Friday, 22 February 2013

Independence the way to a more prosperous, fairer Scotland - report

Yes to a Just Scotland coverWestminster isn’t working for Scotland and only independence can create a path to a fairer and more socially just country.

In a major report, Yes to a Just Scotland, Yes Scotland says successive UK governments had failed to do something about the widening gap in inequality.

Its chief executive, Blair Jenkins, said: "The evidence of the past 30 years tells us that alternating Labour and Tory governments at Westminster will not create a social democratic Scotland and yet a 'No' will leave welfare and economic policy in Westminster’s hands."
The report is a direct response to the STUC’s call for both sides in the independence debate to set out their stalls on achieving a fairer Scotland made in its own report, A Just Scotland, published last August.
Yes Scotland's report also marked the launch of a major campaign focusing specifically on why Scotland could and should be a fairer country.

Addressing an audience of trade unionists, voluntary sector workers and students at the launch in Glasgow, Mr Jenkins said it was clear independence offered the best opportunity of creating the kind of prosperous and socially just nation most Scots wanted.

"It is becoming increasingly clear that Westminster isn’t working for Scotland and we need a change of direction. This isn’t about one government or one parliamentary term, but about an economic and social path that has been followed for more than 30 years now, with changes of government resulting only in a change of pace rather than a change of policy direction."

Mr Jenkins said investment in and around London had been deemed most economically efficient and this had led to a growing economic imbalance across the UK.

"In terms of social and economic cohesion, the Westminster system is breaking up Britain," he said.

"Westminster policy is targeting the most vulnerable in our society. Welfare changes are pushing more and more families into financial hardship and austerity, as an economic policy, is consigning thousands of Scots to unnecessary unemployment or under employment."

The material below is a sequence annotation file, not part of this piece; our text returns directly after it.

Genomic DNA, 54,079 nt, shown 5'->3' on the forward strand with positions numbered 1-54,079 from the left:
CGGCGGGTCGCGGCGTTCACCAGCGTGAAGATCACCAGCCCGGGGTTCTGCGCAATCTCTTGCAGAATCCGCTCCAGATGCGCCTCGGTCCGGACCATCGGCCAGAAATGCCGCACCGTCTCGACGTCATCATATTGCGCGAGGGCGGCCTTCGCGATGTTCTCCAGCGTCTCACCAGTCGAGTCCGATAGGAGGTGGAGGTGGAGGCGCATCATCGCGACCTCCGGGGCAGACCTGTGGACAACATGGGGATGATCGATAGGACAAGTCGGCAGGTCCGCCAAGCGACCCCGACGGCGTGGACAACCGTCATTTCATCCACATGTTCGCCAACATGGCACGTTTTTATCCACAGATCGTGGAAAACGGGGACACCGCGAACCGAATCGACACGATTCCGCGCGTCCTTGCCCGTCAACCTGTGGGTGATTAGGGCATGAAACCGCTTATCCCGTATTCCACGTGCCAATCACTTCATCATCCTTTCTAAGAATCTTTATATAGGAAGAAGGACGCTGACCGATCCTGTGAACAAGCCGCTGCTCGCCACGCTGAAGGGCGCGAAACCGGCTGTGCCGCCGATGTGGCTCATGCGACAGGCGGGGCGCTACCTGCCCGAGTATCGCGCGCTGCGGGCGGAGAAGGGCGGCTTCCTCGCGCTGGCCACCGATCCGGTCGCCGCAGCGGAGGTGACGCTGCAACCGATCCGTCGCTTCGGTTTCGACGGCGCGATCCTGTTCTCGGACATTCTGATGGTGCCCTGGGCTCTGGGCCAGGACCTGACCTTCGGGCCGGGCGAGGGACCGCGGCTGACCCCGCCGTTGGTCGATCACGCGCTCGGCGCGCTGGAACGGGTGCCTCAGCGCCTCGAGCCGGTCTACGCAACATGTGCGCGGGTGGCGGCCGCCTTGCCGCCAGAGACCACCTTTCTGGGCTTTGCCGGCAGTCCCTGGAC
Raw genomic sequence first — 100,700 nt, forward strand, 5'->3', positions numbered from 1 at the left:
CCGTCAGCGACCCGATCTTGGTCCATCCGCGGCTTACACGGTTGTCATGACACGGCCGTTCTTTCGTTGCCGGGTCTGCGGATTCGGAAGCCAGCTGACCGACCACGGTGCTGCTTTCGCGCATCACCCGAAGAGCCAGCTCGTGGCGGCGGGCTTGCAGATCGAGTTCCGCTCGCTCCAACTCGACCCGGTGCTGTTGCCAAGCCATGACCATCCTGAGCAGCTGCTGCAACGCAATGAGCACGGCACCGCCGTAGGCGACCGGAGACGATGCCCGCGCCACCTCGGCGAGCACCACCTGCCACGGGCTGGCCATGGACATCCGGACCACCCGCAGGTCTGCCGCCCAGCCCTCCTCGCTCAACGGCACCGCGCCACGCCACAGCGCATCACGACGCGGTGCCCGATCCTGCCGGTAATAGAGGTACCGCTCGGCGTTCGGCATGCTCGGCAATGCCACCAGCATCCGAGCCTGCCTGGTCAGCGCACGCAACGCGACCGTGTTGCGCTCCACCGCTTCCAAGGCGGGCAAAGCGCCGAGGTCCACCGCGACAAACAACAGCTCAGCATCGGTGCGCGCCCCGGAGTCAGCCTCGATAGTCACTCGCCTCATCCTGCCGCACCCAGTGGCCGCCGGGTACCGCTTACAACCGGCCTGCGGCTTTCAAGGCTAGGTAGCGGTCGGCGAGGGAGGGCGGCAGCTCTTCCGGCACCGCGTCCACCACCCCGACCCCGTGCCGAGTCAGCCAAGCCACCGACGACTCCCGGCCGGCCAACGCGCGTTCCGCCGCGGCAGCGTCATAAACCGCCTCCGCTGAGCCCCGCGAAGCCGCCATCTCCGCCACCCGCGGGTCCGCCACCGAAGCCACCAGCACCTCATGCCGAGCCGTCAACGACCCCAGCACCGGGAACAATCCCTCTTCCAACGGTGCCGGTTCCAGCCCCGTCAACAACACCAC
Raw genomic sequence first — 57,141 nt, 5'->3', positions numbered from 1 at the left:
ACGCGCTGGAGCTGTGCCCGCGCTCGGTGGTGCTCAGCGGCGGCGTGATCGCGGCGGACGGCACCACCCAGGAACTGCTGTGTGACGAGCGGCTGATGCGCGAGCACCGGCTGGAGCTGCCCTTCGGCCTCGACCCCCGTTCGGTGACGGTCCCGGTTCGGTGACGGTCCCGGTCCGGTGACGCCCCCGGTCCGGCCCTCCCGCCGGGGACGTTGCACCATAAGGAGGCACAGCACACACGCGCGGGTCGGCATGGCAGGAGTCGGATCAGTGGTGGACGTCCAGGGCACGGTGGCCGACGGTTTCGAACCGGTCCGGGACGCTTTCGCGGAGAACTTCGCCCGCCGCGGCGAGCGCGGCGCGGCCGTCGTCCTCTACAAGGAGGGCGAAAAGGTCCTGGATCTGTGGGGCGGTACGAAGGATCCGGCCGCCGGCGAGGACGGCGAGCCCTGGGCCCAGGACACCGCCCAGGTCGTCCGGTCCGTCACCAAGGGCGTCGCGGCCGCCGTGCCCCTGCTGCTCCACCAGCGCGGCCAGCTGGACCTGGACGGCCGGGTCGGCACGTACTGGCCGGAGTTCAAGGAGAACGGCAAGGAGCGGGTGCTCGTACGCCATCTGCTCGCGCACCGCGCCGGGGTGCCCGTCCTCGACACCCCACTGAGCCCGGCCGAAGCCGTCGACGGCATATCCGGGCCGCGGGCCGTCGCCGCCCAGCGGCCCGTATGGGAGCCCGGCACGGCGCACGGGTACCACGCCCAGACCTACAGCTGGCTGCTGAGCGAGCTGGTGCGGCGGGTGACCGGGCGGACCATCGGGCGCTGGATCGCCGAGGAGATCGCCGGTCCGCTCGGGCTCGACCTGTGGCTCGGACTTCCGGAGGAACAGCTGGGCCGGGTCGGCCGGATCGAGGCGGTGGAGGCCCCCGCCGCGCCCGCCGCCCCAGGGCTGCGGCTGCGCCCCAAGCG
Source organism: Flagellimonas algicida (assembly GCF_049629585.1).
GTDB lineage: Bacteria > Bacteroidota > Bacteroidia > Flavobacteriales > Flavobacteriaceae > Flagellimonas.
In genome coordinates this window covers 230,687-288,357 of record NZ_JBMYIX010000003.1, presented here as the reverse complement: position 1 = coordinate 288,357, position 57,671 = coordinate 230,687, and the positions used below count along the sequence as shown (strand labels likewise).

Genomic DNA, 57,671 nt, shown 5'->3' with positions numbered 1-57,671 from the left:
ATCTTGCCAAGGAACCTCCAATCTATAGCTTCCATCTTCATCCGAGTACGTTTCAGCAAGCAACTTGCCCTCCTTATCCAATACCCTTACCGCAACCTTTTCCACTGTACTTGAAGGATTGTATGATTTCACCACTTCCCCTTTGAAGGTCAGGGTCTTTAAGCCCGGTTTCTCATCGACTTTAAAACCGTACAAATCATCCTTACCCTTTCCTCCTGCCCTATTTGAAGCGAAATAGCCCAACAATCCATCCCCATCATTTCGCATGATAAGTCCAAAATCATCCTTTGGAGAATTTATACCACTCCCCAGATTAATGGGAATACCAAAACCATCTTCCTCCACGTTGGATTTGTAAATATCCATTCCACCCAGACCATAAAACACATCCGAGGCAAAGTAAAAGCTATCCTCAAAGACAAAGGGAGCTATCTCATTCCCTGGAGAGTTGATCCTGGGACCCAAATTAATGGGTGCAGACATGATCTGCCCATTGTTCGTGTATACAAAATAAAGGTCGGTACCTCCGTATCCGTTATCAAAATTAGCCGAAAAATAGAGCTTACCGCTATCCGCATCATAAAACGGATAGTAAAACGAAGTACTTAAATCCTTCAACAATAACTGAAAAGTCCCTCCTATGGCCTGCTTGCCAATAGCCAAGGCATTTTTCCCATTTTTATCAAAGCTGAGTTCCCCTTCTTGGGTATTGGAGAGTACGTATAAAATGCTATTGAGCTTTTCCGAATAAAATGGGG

He said the UK was already the fourth most unequal society in the developed world and was on track to become the most unequal. Scotland, he said, was being taken down the wrong path.

"Independence is about having the ability to choose a different future for Scotland. It is about being able to make Scotland the sort of country we want it to be: we believe the consensus in Scotland means a Scottish government will do more to build a more caring society – a nation that feels more like a community."

The report says that Scotland has both the wealth and the will to become a fairer country and that creating more social justice goes hand-in-glove with a thriving, vibrant economy.

It says: "Too often policies that are designed to promote social justice and tackle inequalities are seen as inconsistent with policies that promote economic growth."

Leading economists, including two Nobel laureates who are members of the Scottish Government's Fiscal Commission Working Group, argue that countries which are most equal are best placed to boost sustainable growth.

The report continues: "We are fortunate in Scotland that there is a different balance of consensus around issues of social justice and social democracy - a consensus held by citizens, civic groups and organisations, as well as political parties, and indeed by some of our most successful entrepreneurs. With independence we can create a virtuous cycle of enterprise and compassion whereby jobs and investment create growth, helping to deliver a more equal and caring society."

Among a series of proposals in the report, Yes Scotland calls on the STUC to urge all political parties to spell out how they would create a more socially just country in the event of a Yes vote in the independence referendum. It says people need to know before the autumn of 2014 what specific policies parties had for tackling growing inequality and to develop a fuller understanding of what independence will mean in other areas beyond the starting point that will be set out by the Scottish Government in its independence white paper.

The report also invites the STUC to:
Mr Jenkins said: "This is a very detailed report which we believe will help inform the constitutional debate and act as a platform for wider discussion among the trade union movement, other sectoral groups and the people of Scotland themselves.
"We believe that if social justice is at the heart of the independence debate and is a substantial part of the reason why Scotland chooses independence, then the delivery of social justice will, as a consequence, become an essential part of the early independence years."

Actress and leading independence campaigner Elaine C Smith, a member of Yes Scotland’s advisory board, hosted the launch of the report.

She said: "If we don't embrace the inequalities in our country and face up to the harsh realities of so many people's lives, then we are not doing our job either in the Yes campaign or as a nation."

As part of its focus on fairness, Yes Scotland will this weekend launch a major information and leafleting campaign to highlight how prosperity and social justice are mutually reinforcing and how both elements are more readily achievable in an independent Scotland.

This weekend and over the next few weeks, through its nationwide network of local and special interest groups, Yes Scotland volunteers will be taking the fairness campaign into communities across the country.

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